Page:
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The U.S. Air Force wants a new stealthy long range bomber. Last week it got strong support from outgoing Defense Secretary Chuck Hagel.

Reportedly, in a meeting with Air Force personnel, the secretary voiced a strong support in the plan to build a costly new long-range strike bomber.

“It’s always about strategic deterrence so that we don’t have to send our men and women into conflict,” Secretary Hagel told several hundred listeners. “Our adversaries have to know we can deter them. They and have to believe it. Essentially, they have to trust that we have deterrent capability, that in fact we do have everything we say we have.” The outgoing secretary of defense was quoted in Military Times.

Secretary Hagel said the military should invest billions of dollars in developing a new aircraft to replace some of today’s aging bombers, namely Northrop Grumman’s B-2 and even more so Boeing’s B-52, which is more than 50 years old. He said the new aircraft program, known as the Long-Range Strike Bomber, or LRS-B, will be well funded in the budget request slated for release in February.

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Northrop Grumman’s B-2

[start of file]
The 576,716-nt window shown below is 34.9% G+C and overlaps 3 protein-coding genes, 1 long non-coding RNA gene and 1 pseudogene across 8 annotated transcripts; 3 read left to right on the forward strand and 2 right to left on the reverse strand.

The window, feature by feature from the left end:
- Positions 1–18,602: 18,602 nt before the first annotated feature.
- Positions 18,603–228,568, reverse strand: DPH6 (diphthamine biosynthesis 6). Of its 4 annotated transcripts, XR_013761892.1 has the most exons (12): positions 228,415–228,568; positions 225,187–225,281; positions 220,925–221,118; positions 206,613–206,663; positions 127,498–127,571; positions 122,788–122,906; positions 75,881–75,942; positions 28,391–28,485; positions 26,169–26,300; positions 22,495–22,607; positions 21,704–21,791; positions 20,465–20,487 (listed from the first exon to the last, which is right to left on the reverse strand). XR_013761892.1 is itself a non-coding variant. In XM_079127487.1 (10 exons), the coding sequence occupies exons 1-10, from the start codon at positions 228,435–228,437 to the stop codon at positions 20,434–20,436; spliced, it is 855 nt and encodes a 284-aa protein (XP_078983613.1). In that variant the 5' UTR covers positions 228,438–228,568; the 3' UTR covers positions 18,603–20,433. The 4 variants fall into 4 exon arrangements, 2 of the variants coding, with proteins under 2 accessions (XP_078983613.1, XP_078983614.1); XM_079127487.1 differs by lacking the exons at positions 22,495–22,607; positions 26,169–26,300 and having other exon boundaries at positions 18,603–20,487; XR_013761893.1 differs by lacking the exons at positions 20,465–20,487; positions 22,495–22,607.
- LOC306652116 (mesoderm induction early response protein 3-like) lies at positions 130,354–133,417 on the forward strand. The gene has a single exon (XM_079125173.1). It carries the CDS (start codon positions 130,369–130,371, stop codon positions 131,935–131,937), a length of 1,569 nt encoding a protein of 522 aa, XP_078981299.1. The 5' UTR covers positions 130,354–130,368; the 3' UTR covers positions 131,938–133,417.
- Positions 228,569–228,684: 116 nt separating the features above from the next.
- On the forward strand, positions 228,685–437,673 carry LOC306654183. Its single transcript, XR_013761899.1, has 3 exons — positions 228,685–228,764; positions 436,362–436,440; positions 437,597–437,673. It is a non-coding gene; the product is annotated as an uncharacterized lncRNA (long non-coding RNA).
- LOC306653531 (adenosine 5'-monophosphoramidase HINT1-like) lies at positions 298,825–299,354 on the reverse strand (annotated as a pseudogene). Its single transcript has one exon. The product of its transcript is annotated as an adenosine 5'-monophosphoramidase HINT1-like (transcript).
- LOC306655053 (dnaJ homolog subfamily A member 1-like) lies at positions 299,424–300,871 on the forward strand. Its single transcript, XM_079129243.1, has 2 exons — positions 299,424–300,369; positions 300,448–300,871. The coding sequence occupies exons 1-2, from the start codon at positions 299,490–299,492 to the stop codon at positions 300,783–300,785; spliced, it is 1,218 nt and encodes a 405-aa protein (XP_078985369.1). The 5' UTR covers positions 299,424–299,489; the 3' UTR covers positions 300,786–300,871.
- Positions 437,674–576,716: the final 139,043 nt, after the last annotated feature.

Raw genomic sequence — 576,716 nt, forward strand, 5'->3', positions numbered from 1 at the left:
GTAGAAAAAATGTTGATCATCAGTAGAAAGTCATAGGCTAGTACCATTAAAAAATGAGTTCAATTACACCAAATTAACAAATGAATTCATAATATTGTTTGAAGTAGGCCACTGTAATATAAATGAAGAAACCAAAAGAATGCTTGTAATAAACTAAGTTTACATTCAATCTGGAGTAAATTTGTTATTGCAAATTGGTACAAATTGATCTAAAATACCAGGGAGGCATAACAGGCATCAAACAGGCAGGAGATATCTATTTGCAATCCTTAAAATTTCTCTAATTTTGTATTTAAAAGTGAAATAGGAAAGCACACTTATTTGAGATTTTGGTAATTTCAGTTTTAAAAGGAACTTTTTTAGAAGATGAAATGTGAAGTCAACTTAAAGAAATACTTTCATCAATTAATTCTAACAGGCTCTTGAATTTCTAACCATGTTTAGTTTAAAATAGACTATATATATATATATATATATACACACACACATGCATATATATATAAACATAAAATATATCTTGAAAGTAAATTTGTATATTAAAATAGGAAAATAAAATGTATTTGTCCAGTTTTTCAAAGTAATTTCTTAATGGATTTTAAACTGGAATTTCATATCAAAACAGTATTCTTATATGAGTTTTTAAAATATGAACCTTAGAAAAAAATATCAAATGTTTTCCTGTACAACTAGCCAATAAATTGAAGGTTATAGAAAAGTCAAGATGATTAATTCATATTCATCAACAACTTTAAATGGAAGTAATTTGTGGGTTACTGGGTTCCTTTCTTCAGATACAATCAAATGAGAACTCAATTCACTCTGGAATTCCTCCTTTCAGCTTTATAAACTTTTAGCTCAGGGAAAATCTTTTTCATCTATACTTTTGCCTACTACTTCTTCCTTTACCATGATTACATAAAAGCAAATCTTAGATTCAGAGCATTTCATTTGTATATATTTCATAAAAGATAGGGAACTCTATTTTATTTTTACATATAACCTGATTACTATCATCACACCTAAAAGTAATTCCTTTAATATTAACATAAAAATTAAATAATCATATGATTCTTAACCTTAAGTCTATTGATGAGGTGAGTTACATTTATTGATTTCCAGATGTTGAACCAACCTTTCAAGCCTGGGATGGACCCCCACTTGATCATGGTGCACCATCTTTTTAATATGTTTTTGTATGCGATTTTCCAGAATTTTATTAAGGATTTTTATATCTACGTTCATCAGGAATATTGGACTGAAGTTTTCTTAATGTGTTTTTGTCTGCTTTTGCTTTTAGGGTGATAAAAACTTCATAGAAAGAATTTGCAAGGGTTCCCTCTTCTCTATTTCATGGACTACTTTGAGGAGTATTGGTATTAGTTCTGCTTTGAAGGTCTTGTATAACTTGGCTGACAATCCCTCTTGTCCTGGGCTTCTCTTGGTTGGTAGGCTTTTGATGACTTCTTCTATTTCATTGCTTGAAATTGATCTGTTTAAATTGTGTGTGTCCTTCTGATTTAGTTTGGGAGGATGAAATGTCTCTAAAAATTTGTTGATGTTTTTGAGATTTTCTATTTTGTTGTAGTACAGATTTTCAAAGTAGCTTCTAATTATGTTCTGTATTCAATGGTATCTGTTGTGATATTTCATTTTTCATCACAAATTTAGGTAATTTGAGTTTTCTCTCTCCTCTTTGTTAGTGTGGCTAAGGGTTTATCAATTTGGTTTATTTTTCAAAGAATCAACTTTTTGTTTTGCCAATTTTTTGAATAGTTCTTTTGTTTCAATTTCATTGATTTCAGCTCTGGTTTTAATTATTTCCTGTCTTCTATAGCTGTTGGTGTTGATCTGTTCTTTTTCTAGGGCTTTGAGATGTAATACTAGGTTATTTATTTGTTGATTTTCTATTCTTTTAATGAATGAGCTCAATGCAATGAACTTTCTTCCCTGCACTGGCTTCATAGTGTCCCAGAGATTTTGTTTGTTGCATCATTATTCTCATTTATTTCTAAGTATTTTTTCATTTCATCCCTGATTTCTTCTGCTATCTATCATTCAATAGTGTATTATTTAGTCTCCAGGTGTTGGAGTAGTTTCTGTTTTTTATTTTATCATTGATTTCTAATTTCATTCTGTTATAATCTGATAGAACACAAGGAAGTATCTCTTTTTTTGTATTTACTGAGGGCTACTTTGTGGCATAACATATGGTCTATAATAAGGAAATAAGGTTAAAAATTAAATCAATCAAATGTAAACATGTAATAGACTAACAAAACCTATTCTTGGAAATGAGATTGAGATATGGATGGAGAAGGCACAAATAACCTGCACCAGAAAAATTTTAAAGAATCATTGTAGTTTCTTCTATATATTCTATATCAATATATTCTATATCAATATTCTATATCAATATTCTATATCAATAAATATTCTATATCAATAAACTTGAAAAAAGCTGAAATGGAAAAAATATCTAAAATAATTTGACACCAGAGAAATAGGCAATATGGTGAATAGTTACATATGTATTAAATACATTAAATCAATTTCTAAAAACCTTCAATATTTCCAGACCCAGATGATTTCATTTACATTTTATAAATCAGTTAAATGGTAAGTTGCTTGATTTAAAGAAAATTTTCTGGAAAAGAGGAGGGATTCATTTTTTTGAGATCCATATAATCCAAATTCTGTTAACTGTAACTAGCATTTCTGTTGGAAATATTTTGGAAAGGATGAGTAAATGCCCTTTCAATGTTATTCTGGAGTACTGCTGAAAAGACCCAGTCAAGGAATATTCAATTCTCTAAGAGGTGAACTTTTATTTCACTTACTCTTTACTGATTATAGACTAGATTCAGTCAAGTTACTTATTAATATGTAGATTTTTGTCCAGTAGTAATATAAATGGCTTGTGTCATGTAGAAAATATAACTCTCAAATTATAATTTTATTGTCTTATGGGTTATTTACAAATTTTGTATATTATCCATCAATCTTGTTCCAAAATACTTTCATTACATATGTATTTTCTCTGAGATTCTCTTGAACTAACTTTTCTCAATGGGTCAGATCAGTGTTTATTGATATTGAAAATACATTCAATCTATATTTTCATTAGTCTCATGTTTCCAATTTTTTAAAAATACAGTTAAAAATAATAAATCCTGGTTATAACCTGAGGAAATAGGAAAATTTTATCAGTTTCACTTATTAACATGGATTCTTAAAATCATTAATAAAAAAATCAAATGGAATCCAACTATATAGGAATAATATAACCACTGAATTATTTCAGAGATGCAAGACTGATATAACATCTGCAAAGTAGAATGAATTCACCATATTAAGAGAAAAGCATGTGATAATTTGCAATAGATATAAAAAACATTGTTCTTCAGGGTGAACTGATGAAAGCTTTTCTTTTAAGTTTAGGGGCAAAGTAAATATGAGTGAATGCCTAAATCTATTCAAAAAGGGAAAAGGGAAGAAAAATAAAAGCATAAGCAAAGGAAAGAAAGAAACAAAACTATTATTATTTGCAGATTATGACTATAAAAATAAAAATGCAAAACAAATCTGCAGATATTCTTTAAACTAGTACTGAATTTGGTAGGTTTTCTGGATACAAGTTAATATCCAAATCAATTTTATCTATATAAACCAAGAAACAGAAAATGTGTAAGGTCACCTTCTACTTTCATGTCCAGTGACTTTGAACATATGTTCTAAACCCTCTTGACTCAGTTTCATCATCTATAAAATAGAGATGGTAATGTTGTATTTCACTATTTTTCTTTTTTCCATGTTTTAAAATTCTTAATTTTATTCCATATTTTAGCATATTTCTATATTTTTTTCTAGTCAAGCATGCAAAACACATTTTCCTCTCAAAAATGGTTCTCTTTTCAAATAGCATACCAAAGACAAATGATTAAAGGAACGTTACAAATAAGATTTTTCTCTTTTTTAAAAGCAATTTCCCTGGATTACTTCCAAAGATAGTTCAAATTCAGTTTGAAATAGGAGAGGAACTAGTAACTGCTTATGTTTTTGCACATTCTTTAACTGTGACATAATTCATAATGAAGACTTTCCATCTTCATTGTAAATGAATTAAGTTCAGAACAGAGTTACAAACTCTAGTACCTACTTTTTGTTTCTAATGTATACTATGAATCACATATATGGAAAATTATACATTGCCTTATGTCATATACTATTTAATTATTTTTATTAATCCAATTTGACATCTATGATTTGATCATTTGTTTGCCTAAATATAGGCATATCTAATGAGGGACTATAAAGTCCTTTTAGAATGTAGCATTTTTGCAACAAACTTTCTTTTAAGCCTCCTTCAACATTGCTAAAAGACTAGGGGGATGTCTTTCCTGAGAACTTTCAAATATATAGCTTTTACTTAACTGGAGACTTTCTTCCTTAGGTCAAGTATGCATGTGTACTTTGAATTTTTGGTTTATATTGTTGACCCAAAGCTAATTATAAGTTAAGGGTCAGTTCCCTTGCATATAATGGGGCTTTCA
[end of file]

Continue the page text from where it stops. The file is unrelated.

Northrop Grumman’s B-2

Officially, the Pentagon launched the LRS-B program last year. The process is currently past the RFI (Request for Information) and stage is set for the next stage, which is sending a request for proposals from defense contractors. The final contenders for the mega-contract to replace the current US bombers will either be the joint Boeing-Lockheed Martin bid or the Northrop Grumman proposal.

Nevertheless, it is widely believed among defense industry pundits that production of the aircraft is well underway, jump-started with money from classified budgets. This, according to the Congressional Research Service.

However crucial to maintaining an effective US strategic deterrent, the US future bomber has already attracted concerns about its ultimate price tag. Pentagon officials respond to this criticism by reiterating it is not likely the defense budget could accommodate a figure higher that the widely quoted $550 million per aircraft in the framework of a proposed production of up to 100 aircraft.

It should be noted, that the LRS-B program is relatively low key. Interested parties, from the Pentagon through the prospective developers to the US Navy, Air Force and Army, regularly decline to comment on it. Very little is actually known about the future bombers’ features, capabilities or design.